Typhoon Meranti wreaked havoc in China and Taiwan after striking late Wednesday, causing damage, widespread flooding and massive power outages, according to RMS. It appears, however, that things could have been much more serious.
The catastrophe modeling firm issued its early assessment of the storm, the damage caused thus far and construction resiliency, noting that the losses are piling up quickly even as Meranti has moved inland and weakened. In the end, China may be worse off than Taiwan, based on early assessments.
That said, Meranti is the strongest typhoon to hit Taiwan since Typhoon Bilis in 2000, RMS said.
“Meranti, the strongest typhoon this year, has struck Taiwan and China with a triple-whammy of typhoon-related perils: a combination of wind, flood and storm surge,” RMS Chief Research Officer Robert Muir-Wood said in prepared remarks. “We expect damage in China to be higher than Taiwan, due to the mainland’s higher concentrations of coastal exposures and population.”
Taiwan on the other hand has good coastal defense and is “generally-well equipped and prepared to deal with these storms,” RMS said.
- Typhoon landed on Fugian Provence, China with equivalent strength to a Category 3 hurricane. Before that, it hit parts of Taiwan with hurrane force winds.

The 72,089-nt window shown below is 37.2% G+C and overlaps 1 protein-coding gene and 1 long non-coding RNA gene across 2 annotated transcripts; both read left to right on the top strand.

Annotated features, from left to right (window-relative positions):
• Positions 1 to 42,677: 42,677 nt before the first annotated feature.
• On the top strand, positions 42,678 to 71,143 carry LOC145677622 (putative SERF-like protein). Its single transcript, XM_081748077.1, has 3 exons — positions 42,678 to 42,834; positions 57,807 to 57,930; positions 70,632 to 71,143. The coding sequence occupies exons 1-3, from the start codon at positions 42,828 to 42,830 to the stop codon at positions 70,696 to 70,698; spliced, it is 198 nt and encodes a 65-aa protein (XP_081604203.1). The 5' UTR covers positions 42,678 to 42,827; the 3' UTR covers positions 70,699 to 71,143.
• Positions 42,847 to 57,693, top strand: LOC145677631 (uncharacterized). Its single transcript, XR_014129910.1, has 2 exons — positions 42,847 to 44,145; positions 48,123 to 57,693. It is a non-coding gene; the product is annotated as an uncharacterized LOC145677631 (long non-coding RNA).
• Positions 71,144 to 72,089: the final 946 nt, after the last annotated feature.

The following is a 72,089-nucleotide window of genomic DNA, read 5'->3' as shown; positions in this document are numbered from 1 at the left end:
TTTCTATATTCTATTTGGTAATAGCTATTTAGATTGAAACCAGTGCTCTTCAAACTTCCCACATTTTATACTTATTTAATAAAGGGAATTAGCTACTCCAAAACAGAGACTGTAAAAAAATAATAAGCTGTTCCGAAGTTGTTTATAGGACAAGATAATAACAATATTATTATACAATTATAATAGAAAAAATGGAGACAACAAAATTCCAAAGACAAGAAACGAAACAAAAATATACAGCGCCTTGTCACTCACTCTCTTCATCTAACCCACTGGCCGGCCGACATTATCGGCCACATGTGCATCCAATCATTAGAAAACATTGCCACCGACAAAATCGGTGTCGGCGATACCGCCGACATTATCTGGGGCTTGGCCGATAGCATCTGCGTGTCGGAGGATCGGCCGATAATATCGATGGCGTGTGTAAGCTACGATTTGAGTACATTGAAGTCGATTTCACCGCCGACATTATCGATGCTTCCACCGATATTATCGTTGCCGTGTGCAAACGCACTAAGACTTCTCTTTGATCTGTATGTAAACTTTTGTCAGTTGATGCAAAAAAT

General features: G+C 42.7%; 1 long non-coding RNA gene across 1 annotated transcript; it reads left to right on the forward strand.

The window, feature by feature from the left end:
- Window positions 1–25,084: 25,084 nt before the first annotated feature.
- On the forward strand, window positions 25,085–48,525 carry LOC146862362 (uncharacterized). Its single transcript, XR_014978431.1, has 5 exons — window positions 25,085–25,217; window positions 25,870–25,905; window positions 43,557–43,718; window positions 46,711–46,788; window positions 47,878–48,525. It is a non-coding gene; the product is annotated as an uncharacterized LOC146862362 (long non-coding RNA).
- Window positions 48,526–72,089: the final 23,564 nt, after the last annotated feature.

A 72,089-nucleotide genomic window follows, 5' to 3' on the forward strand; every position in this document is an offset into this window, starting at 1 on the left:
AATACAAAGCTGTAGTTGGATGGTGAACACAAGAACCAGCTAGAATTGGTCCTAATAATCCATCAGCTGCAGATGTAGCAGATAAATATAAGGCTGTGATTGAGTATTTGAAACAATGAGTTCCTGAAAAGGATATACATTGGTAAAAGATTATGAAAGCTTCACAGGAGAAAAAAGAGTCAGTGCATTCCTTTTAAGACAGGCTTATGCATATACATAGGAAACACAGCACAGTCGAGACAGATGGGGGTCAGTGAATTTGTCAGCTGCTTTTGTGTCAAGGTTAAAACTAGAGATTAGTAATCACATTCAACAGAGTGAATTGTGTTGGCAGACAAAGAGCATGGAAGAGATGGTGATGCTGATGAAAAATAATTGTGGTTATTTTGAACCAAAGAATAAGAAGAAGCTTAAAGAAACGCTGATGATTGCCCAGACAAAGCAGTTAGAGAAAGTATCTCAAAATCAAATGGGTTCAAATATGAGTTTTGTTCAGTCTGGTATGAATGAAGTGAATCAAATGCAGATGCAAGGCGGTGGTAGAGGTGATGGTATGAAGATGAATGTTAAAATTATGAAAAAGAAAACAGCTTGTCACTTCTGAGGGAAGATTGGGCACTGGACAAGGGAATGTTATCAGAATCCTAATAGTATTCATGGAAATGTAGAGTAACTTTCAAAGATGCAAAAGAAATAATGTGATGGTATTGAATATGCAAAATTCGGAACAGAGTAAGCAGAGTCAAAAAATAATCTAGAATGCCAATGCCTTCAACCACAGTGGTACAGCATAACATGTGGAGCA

- In Taiwan, there were 650,000 power outages, evacuations, transportation and business disruptions, and toppled pylons, trees and vehicles.
- While damage reports are at the early stage in China, the City of Xiamen had flooded streets and 1.65 million people lost power in Fujian Provence. Autborities evacuated tens of thousands of people, RMS aid. Xiamen’s economy includes industrial and financial services aspects.
- Meranti caused heavy rainfall in Taiwan, but well below historical expectations during a typhoon.
- Taiwan’s insured buildings include mid to high rise multi-family apartments and commercial/industrial buildings. RMS said that these structures are engineered and designed to deal with both earthquake shaking and typhoon gusts.
- RMS’s expectations are that wind damage will be limited to non-structural damage among multi-family and commercial properties. Single-family dwellings will be worse off, however, and industrial properties should be relatively resilient.=
AIR Worldwide agreed that China’s high rise apartment buildings were resilient, a “diverse commercial/industrial building stock, which is generally more resistant to wind and water damage than residential buildings. These kind of buildings house most urban dwellers these days, though rural China still has plenty of unreinforced masonry made from adobe or brick, or brick with a light wood frame, the catastrophe modeling firm said.
Source: RMS, AIR Worldwide